The central charge on the shield is a reversed crescent, symbolic of the patron saint of Bishop González; it is borne on the Arms of the family of the Jesuit saint, Francis Xavier (1506-1551). The colors of the crescent have been counter colored with those of the surface of the shield to emphasize the Castilian ancestry of the Bishop. The Arms of Castile, Spain, and branches of the González family display red and gold (yellow) colors.
The blue “chief” or upper portion of the shield bears three silver (white) hearts to denote Bishop González is a member of the Sons of the Holy Family, founded in Spain in 1864 by Blessed Joseph Manyanet.
The insignia of this congregation has been modified to bring it within the canons of heraldic blazon. The silver (white) hearts complement the Bishop’s motto, PAX ET AMOR (Peace and Love); the hearts for love and the silver (white) for peace. The blue of the “chief” honors Our Lady of Lourdes, upon whose feast Bishop González received ordination in the episcopate at the hands of the Cardinal Archbishop of Washington.
Behind the Arms is placed a gold (yellow) processional cross and ensigning the whole achievement is a pontifical hat with its six tassels on each side, disposed in three rows, all in green. These are the heraldic insignia of a prelate of the rank of a bishop in accordance with the Instruction of the Holy See, dated 31 March, 1969. Before 1870, the pontifical hat was worn at solemn cavalcades held in conjunction with papal ceremonies. The color of the hat and the number tassels were signs of the rank of the prelate, a custom still preserved in ecclesiastical heraldry.
The Arms were devised by A.W.C. Phelps, Cleveland, Ohio in consultation with The Most Reverend Francisco González, S.F., D.D
Coat of Arms of Bishop Olivier
Azure, on a mount in base Or charged with a bar wavy Azure, a dove Argent, in its beak a branch of olive Vert fructed Or, on a chief per pale Gules and Or, in the dexter a terrestial globe surmounted on a cross coupled Argent, in the sinister a roundel of the last fimbrated Azure.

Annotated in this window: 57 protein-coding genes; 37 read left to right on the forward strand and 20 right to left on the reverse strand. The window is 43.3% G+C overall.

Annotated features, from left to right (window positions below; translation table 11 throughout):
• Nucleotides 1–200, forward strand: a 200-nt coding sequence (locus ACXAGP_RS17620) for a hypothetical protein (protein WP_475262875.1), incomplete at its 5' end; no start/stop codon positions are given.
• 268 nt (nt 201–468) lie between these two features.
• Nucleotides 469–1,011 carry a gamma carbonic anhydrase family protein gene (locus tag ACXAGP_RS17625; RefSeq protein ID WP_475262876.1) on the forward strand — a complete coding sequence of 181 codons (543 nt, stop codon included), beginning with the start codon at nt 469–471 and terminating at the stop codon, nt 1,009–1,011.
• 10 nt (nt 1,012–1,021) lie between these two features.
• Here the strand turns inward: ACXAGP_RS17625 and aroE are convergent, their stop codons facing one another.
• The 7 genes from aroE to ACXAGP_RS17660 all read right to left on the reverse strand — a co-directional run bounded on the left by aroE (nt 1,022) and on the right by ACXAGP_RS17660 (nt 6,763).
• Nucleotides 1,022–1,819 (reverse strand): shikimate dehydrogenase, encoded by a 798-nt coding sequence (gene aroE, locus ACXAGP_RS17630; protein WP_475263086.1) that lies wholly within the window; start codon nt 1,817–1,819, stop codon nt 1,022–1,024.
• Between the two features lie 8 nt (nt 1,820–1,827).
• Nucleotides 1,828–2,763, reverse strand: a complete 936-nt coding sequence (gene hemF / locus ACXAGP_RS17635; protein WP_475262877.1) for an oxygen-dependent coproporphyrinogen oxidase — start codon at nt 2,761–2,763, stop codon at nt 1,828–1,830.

“Lead Me, Guide Me” (Psalm 20, v. 4)
The Arms of Bishop Olivier consist of a blue shield charged with a silver (white) dove standing on a gold (yellow) mount at the base of the shield. The dove has in its beak a green olive branch, and the mount is charged with a blue wavy bar.
The dove, symbol of the Holy Spirit, alludes to Bishop Olivier’s motto and honors the influence of the Holy Ghost Fathers in his life. The olive branch, symbol of peace and strength also sings, or cants, in an heraldic manner upon the family name, Olivier.
The blue wavy bar across the gold (yellow) mount recalls the Bayou region of Louisiana. In this area are the dioceses of Lafayette and Lake Charles where Bishop Olivier was born and has served as a priest. By a happy coincidence the Arms of these dioceses also display the combined colors of blue and gold (yellow).
The “chief,” or upper portion of the shield is divided in the center—red to the left of the viewer (dexter in heraldry) and gold (yellow) to the right of the viewer (sinister in heraldry). The red section is charged with he insignia, or emblem, of the Society of the Divine Word, a custom long established for members of religious orders who are raised to the episcopate. The Society displays a terrestial globe surmounted by a cross in silver (white) symbolic of its commitment to world evangelization to draw all to Christ. The gold (yellow) section is charged with a silver (white) disc edged in blue honoring the Eucharist, and commemorates the influence of the Sisters of the Blessed Sacrament in Bishop Olivier’s life; the colors of this sisterhood are blue and white.
Bishop Olivier’s motto, “Lead Me, Guide Me,” is taken from Psalm 30, verse 4; it expresses his prayer for wisdom, guidance and strength for himself and for all those committed to his care.
Behind the Arms is placed a gold processional cross and ensigning the whole achievement is a pontifical hat with its six tassels on each side, disposed in three rows, all in green. These are the heraldic insignia of a prelate of the rank of bishop in accordance with the Instruction of the Holy See, dated 31 March 1969. Before 1870, the pontifical hat was worn at solemn cavalcades held in conjunction with papal ceremonies. The color of the hat and the number of tassels were signs of the rank of the prelate, a custom still preserved in ecclesiastical heraldry.
These Arms were devised November 16-17, 1988 by A.W.C. Phelps (member of The Heraldry Society, London, England), Cleveland, Ohio, in cooperation with The Most Reverend Leonard J. Olivier, SVD, DD.